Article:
Naturally, each of these feasts is different because of the audience participation. After the Hamburg premiere, what lingered was painful melancholy. Helena Waldmann may have a subtle feeling for timing: the transitions from one phase of the feast to the next are steered with a high level of precision and detail. But yet, the core of the feast is missing: the intention – the changes in the life of a human being, of a group, of an environment. It is as if the bare bones of the feast are there for all to see, but the flesh is missing.

Dear Gabriele Wittmann
The core of the feast is not missing: it is the feast itself.
You actually mention this at the beginning: in a society that has forgotten how to celebrate, the intention of 'feierabend! - das gegengift’ is to recognise the need for feasting – the feast meaning community and resistance against having to function, against control, fear, security paranoia and an exaggerated sense of duty – and to celebrate this, whether one is vegetarian or eats flesh.
Helena Waldmann
Tanz-journal 02/08, Gabriele Wittmann and a comment by Helena Waldmann

Helena Waldmann & Friends: „feierabend! - das gegengift“

She actually planned to stage a piece on work and unemployment, we heard, and then ended up with “Feierabend” (denoting quitting time or post-work activities in German). Helena Waldmann is noted for her clever productions which tread a fine line between dance and theatre; her “Letters from Tentland”, created jointly with Iranian women, were staged and read internationally. What she is taking on tour now is completely different – the other, so to speak. Waldmann and her select group of performers literally celebrate what is not the ordinary, the everyday: a feast. If you go, you’ll be involved, in the thick of it, and won’t be fobbed off like in other theatre performances.
Yes, I was sceptical, despite the elaborate research and thinking presented in the run-up to the event by Waldmann’s dramaturges and dance writer Arnd Wesemann at Frankfurt’s Mousonturm. Trendy audience interaction in the theatre often comes across as silly and forced. “feierabend!” takes a great risk. But neither does the team fall into these traps, nor does it present sickly-sweet clichés of the exotic with its multi-cultural members. The dramaturgy of the simple performance space gives a frame, an inner structure and freedom. The time frame from the guests’ arrival to the end, dotted with stations, transitions and the alternation between watching and doing, listening and joining in, dancing and letting dance, tension and release gently takes you along – always as a suggestion, never as coercion. The element of the offering, also understood as sacrifice in the original, i.e. religious and ceremonial sense of the feast, can be recognized throughout: in a chat about how Iranians celebrate, as musical or dance performance, or during the scene of the “Last Supper”. If you are able to abandon yourself to the mood and the togetherness, then you will feel grateful under the starry sky at the end.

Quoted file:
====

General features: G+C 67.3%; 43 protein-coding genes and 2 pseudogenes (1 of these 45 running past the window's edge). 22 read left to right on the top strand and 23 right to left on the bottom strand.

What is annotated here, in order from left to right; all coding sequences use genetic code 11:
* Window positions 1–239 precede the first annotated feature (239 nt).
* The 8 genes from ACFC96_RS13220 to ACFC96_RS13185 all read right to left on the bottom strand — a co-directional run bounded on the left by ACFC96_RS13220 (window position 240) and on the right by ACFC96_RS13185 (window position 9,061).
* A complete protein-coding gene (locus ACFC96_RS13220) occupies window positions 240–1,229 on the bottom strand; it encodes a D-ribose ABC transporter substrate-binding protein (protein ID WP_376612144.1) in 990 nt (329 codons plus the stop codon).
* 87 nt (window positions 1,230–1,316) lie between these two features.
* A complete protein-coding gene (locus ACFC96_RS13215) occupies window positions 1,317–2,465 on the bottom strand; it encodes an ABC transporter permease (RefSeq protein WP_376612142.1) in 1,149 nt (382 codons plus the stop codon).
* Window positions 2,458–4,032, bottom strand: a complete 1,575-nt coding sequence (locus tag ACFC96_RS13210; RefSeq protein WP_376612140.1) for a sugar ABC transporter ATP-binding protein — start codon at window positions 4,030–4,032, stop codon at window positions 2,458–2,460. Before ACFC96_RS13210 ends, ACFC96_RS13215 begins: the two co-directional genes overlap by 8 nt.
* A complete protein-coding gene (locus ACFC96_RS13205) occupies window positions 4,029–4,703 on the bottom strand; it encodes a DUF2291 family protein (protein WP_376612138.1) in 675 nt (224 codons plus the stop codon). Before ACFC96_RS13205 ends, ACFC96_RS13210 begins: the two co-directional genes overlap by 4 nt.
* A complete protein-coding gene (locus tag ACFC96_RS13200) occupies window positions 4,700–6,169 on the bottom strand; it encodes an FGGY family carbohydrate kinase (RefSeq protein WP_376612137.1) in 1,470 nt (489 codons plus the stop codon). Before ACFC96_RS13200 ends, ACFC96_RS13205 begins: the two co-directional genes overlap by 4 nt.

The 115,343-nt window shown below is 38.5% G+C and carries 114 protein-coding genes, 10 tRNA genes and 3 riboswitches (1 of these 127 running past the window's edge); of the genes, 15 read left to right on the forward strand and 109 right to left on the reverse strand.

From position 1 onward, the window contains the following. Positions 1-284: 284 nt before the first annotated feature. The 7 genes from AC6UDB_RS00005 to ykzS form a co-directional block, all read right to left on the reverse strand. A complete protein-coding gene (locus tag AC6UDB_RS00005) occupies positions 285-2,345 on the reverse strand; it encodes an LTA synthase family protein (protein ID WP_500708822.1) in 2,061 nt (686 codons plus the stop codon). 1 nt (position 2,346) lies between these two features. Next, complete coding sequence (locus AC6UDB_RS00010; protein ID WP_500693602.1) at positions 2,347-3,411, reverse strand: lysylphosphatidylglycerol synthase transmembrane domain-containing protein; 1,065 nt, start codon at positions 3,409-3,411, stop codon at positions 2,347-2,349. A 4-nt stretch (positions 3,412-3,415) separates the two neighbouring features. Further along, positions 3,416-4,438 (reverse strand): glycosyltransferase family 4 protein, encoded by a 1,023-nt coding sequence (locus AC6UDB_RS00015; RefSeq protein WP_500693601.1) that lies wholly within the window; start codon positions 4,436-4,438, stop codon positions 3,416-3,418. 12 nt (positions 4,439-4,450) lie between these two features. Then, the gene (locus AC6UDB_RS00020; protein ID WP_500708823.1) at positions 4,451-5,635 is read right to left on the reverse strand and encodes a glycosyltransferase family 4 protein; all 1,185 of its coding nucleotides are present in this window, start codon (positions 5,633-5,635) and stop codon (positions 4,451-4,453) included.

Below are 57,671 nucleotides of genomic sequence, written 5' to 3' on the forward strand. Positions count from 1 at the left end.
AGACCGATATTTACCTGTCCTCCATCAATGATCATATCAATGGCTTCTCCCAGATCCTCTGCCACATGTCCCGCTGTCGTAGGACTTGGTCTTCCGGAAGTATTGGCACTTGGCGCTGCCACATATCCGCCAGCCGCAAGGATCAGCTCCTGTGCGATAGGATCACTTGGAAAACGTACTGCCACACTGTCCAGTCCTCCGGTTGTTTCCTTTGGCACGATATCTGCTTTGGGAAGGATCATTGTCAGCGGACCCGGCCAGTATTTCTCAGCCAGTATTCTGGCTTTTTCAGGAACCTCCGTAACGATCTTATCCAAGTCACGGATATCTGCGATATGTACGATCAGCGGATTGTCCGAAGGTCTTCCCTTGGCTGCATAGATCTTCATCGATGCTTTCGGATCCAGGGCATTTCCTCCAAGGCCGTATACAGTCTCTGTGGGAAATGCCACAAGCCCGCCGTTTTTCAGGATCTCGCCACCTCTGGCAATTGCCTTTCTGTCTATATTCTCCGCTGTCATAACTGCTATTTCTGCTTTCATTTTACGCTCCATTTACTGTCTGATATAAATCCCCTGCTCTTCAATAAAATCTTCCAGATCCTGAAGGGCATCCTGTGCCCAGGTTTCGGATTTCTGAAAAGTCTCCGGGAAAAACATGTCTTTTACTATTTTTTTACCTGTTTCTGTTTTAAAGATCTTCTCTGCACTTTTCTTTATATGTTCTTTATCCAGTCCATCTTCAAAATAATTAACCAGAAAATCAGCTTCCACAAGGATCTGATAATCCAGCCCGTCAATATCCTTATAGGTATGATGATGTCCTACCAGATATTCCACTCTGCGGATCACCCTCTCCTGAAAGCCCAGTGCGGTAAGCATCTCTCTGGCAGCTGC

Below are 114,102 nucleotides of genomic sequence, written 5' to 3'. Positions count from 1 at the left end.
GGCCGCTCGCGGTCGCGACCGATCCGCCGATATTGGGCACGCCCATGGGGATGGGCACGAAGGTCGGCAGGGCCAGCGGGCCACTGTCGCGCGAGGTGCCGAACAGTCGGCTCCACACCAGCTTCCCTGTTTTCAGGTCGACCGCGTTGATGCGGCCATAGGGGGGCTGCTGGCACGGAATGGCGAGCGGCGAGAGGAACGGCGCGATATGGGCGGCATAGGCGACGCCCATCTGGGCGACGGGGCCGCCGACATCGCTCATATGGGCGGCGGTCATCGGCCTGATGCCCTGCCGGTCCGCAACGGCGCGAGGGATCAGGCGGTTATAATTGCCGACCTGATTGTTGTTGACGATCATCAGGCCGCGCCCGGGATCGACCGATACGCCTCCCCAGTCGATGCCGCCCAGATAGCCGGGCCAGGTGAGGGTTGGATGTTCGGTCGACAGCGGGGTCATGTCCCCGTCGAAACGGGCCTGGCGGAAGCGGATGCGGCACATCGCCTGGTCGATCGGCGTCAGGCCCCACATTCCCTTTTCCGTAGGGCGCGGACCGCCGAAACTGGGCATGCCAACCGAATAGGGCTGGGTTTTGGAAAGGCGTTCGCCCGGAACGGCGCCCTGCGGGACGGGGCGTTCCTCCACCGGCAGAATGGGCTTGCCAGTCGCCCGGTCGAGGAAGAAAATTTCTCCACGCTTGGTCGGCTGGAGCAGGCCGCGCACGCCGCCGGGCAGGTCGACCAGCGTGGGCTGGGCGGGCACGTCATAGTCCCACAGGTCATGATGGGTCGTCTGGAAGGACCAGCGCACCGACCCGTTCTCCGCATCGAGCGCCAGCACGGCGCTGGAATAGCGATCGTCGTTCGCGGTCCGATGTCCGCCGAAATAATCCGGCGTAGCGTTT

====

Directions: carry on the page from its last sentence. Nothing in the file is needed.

Melanie Suchy, K.West, 03_08

In “Feierabend! – Das Gegengift” spectators turn into actors and vice versa.
Helena Waldmann’s production is an animals’ masked ball enabling the crossing of boundaries.

Düsseldorf. “Are you brave?” Most people would answer this with a “yes, of course”. But on Thursday night, visitors of the Tanzhaus hesitate when asked by the masked bouncer. It is intimidating not to be able to see someone’s face.

In “Feierabend! – Das Gegengift” spectators turn into actors and vice versa, and what is staged turns into a surprise.

Right at the start, the guests don animal masks: here anonymity equals security, and for the time being, it remains unclear if someone is a spectator or performer. The mice, horses, wolves and bears flock together behind their alpha animal and create something new together: food, a piece of music, a dance. The stage is transformed into a space for activities.
All around, guests dance ecstatically on stage.
Then man becomes gregarious animal – the performers begin a ritual dance on stage, and gradually the atmosphere in the audience catches on. Someone begins to clap, someone else taps their feet. The drum of the sacrificial lamb goes faster, the music gets into your blood and many guests loose their inhibitions.

The animals dance with and against one another. Lightning flashes on stage. A wolf throws himself on the floor, legs twitching. Lions spin with arms held high, as if in trance. Mice crawl on the floor: ecstatic dancers everywhere.

In the midst of these transgressions a monkey appears and is beaten and undressed. The guests are silent and disturbed, insecurity spreads. Meanwhile, the seven performers amongst the guests nonchalantly begin their “Last Supper” and invite everybody. During the meal, the performers talk to the guests, and the mood becomes more relaxed again.

Now the boundary between stage and auditorium is completely abandoned, the guests take off their masks and the performers are in their midst. “You don’t know what to make of it”, mumbles a guest. That’s how it should be, says choreographer Helena Waldmann, who has unselfconsciously joined the feast.

“Feasts are made up of an emotional rollercoaster. They are divided into phases that are the same all over the world. The guests are meant to experience this firsthand.” The piece is supposed to provoke and polarize.

The upshot? If you don’t love it, you will hate it. At the end, a fire burns behind the Tanzhaus which is meant to be cathartic – and here the guests say somewhat more loudly: “Yes, I’m brave. I have the courage for something new.”